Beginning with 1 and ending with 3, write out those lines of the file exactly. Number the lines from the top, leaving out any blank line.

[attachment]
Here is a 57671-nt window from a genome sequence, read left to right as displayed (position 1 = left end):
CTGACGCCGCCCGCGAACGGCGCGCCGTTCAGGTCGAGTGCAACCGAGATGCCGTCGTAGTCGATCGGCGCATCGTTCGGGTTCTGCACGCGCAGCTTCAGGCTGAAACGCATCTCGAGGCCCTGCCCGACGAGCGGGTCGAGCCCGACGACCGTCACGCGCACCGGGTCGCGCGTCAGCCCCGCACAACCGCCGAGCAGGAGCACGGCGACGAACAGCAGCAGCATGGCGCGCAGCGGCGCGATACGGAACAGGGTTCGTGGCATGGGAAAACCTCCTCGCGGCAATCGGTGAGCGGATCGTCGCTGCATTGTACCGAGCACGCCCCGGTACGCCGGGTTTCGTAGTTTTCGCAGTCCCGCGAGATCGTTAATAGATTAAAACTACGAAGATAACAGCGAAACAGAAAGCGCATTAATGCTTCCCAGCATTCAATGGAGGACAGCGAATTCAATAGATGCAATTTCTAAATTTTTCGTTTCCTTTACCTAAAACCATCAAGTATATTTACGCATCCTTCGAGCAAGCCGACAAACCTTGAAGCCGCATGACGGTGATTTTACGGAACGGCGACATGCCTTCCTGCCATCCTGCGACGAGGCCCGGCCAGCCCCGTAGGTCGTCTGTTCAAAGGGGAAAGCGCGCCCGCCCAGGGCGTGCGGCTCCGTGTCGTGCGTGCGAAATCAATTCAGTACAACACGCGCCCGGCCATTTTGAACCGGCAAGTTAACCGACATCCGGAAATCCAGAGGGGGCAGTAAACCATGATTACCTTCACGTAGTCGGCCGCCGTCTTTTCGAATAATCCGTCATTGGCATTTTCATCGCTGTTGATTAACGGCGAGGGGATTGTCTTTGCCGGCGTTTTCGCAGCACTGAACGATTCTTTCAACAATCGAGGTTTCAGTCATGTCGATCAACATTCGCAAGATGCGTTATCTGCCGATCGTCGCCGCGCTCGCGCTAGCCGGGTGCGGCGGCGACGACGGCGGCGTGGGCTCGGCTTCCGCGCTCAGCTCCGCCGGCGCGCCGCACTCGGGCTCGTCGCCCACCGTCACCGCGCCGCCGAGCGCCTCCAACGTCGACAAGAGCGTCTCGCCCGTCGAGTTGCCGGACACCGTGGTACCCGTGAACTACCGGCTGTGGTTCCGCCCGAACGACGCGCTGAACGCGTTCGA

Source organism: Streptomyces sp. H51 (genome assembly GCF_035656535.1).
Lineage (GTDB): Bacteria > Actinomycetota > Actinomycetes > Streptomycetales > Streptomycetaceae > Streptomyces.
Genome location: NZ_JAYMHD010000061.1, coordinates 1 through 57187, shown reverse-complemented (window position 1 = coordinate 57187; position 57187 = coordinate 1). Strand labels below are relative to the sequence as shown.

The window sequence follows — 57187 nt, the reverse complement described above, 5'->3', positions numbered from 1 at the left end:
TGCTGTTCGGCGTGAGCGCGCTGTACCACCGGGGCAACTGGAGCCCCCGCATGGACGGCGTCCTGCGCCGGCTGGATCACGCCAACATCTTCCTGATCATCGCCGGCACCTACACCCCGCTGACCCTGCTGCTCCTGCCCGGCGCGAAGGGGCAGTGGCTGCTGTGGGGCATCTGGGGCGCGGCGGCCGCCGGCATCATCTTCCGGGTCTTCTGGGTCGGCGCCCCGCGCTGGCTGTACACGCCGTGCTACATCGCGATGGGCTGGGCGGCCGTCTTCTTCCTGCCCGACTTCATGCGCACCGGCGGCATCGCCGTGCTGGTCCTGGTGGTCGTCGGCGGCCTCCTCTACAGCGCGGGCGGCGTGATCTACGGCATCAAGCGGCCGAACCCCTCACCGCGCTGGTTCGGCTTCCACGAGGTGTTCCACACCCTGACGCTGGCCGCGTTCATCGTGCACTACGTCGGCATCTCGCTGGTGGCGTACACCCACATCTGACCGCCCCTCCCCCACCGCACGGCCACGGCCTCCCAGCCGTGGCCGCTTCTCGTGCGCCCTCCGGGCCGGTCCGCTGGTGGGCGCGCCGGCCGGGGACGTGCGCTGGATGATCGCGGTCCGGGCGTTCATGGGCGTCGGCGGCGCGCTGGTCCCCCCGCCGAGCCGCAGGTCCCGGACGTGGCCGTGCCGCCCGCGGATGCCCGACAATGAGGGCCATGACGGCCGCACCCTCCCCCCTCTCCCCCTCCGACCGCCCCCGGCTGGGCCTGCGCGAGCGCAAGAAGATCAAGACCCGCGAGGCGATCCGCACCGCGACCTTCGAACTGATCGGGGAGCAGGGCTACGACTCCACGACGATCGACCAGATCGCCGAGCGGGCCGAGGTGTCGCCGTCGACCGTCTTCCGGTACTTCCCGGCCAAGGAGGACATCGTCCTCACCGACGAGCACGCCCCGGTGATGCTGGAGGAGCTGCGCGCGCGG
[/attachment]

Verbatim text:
Here is a 57671-nt window from a genome sequence, read left to right as displayed (position 1 = left end):
CTGACGCCGCCCGCGAACGGCGCGCCGTTCAGGTCGAGTGCAACCGAGATGCCGTCGTAGTCGATCGGCGCATCGTTCGGGTTCTGCACGCGCAGCTTCAGGCTGAAACGCATCTCGAGGCCCTGCCCGACGAGCGGGTCGAGCCCGACGACCGTCACGCGCACCGGGTCGCGCGTCAGCCCCGCACAACCGCCGAGCAGGAGCACGGCGACGAACAGCAGCAGCATGGCGCGCAGCGGCGCGATACGGAACAGGGTTCGTGGCATGGGAAAACCTCCTCGCGGCAATCGGTGAGCGGATCGTCGCTGCATTGTACCGAGCACGCCCCGGTACGCCGGGTTTCGTAGTTTTCGCAGTCCCGCGAGATCGTTAATAGATTAAAACTACGAAGATAACAGCGAAACAGAAAGCGCATTAATGCTTCCCAGCATTCAATGGAGGACAGCGAATTCAATAGATGCAATTTCTAAATTTTTCGTTTCCTTTACCTAAAACCATCAAGTATATTTACGCATCCTTCGAGCAAGCCGACAAACCTTGAAGCCGCATGACGGTGATTTTACGGAACGGCGACATGCCTTCCTGCCATCCTGCGACGAGGCCCGGCCAGCCCCGTAGGTCGTCTGTTCAAAGGGGAAAGCGCGCCCGCCCAGGGCGTGCGGCTCCGTGTCGTGCGTGCGAAATCAATTCAGTACAACACGCGCCCGGCCATTTTGAACCGGCAAGTTAACCGACATCCGGAAATCCAGAGGGGGCAGTAAACCATGATTACCTTCACGTAGTCGGCCGCCGTCTTTTCGAATAATCCGTCATTGGCATTTTCATCGCTGTTGATTAACGGCGAGGGGATTGTCTTTGCCGGCGTTTTCGCAGCACTGAACGATTCTTTCAACAATCGAGGTTTCAGTCATGTCGATCAACATTCGCAAGATGCGTTATCTGCCGATCGTCGCCGCGCTCGCGCTAGCCGGGTGCGGCGGCGACGACGGCGGCGTGGGCTCGGCTTCCGCGCTCAGCTCCGCCGGCGCGCCGCACTCGGGCTCGTCGCCCACCGTCACCGCGCCGCCGAGCGCCTCCAACGTCGACAAGAGCGTCTCGCCCGTCGAGTTGCCGGACACCGTGGTACCCGTGAACTACCGGCTGTGGTTCCGCCCGAACGACGCGCTGAACGCGTTCGA

Source organism: Streptomyces sp. H51 (genome assembly GCF_035656535.1).